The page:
Later I find out that unless you're in a prebooked school group, visitors these days are not allowed into the tuna auction room. Doh!
We finally stumble into the little area where visitors are shepherded into to observe the auction proceedings from a distance. This is just one of many ongoing auctions all along the length of the warehouse (I suspect grouped into tuna-size batches).
3.30am: Singing in Shinjuku
The group decided that the only way to stay awake for the last hour until it was time to pile into a cab and head east to Tsukiji was to sing at the top of our lungs. Babs scored points for decoding the huge Japanese remote control. Then lost them again as he deliberately experimented with changing the key to a song midway. Three times.
By this time I'm having a splitting headache so right after taking these photos I take a very strategic 30 minute disco nap on the far end of our karaoke room. It made all the difference.
As we leave, Babs and I marvel at all the establishments still open: pachinko bars, karaoke bars, girlie bars, noodle bars, sushi bars, donburi bars, and 24hr internet + magazine + DVD cafes that are a cheap option (compared to taking a taxi home to the suburbs) for partygoers to hang out and nap until the metro system wakes up again. Like New York, this city never sleeps. And as much as I love New York, it's hard to deny that there's a lot less trash on the streets and less stress about potentially getting mugged while walking around at night here. I kinda like it that both the police and the yakuza see to that.
11pm: Boys Just Havana Have Fun
Dave and Colin decide they're in the mood for cuban cigars, so we take shelter from the cold at Havana Bar somewhere in Shinjuku.
Before that we stumble down into a basement bar called God Bar Jazz, where we're the only people in there and drinks are horrendously overpriced. The jazz comes from a CD rather than a band (I don't see any space for any kind of band to perform at the best of times). The bar's saving grace: chocolate covered potato crisps.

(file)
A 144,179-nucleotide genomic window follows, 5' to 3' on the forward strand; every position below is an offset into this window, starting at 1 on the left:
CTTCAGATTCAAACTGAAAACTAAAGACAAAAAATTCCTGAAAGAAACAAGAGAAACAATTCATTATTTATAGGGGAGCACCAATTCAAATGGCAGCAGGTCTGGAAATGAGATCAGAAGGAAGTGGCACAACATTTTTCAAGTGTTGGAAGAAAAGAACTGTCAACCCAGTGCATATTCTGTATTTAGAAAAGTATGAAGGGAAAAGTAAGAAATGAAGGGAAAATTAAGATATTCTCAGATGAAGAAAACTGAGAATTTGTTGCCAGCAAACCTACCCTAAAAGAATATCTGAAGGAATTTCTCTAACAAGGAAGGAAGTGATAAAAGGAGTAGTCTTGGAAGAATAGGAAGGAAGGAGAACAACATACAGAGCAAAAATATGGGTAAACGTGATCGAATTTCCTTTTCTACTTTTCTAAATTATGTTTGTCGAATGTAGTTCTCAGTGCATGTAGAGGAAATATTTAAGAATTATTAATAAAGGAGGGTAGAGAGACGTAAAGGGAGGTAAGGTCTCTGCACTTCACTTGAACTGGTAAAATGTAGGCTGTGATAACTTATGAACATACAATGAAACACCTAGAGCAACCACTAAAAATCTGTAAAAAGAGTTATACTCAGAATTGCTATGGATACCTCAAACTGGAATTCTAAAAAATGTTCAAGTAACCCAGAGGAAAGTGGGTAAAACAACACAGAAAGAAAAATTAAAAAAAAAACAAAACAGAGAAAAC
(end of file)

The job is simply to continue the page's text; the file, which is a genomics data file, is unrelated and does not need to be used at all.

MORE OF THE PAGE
8.30pm: Shinjuku Shabu-Shabu
The group was in the mood for shabu shabu for dinner. I didn't have any leads on where to go for this in Shinjuku, so we had to employ our usual "stare at the menu and stick your head in the doorway" method. This wasn't our luckiest of discoveries. The hotpot was sufficiently tasty but clearly priced for punters more interested in the pretty waitresses in midriffs and miniskirts rather than the food.
3.30pm: Checking Out Cherry Blossoms
We're in the thick of cherry blossom season, and one of Tokyo's favourite viewing sites in Ueno Park. There are a couple of fun ways to engage in this breathtakingly beautiful activity (if simply walking under the canopy of a boulevard of cherry trees isn't thrilling enough for you).
1) Rent a boat at the pond on the south side of the park. The pink swan boats match the cherry blossoms perfectly.
2) Pack a picnic lunch and mat and spend the afternoon under the blossoms making up haikus.
1.30pm: Ravishing Ramen
By pure luck we stumble into Kyushu Jangara Ramen right in front of Harajuku metro station for lunch. I find out later that this is one of Tokyo's most popular ramen purveyors.
The pork bone broth (the first thing I always test with any bowl of ramen, I've realised) is beautifully rich, and the slabs of lean pork belly have their marinade seeped right through. The hard boiled egg has a lovely just slightly runny yolk (think egg fondant), a magic trick all chefs I've crossed chopsticks with in Tokyo so far seem to have mastered.
10.30am: Meetup at the Meiji Shrine
We start the day by walking around the Meiji Shrine gardens.
Some 3 million people worship at this Shinto spiritual centre of Tokyo during the major holidays. Many buy these 500-yen wooden blocks below to record their wishes and prayers.
I like this one below.
And on that fitting note, I bid you and this 22-hour day good morning, and good night. I need a nap.
Tsukiji Market Building 6
5-2-1 Tsukiji, Chuo-ku, Tokyo
+81 3 3547 6807
(5.30am -1:30pm; closed Sunday)
Kyushu Jangara Ramen
Meiji Jingumae "Harajuku" metro station
Come out of Exit 3, and it's on the left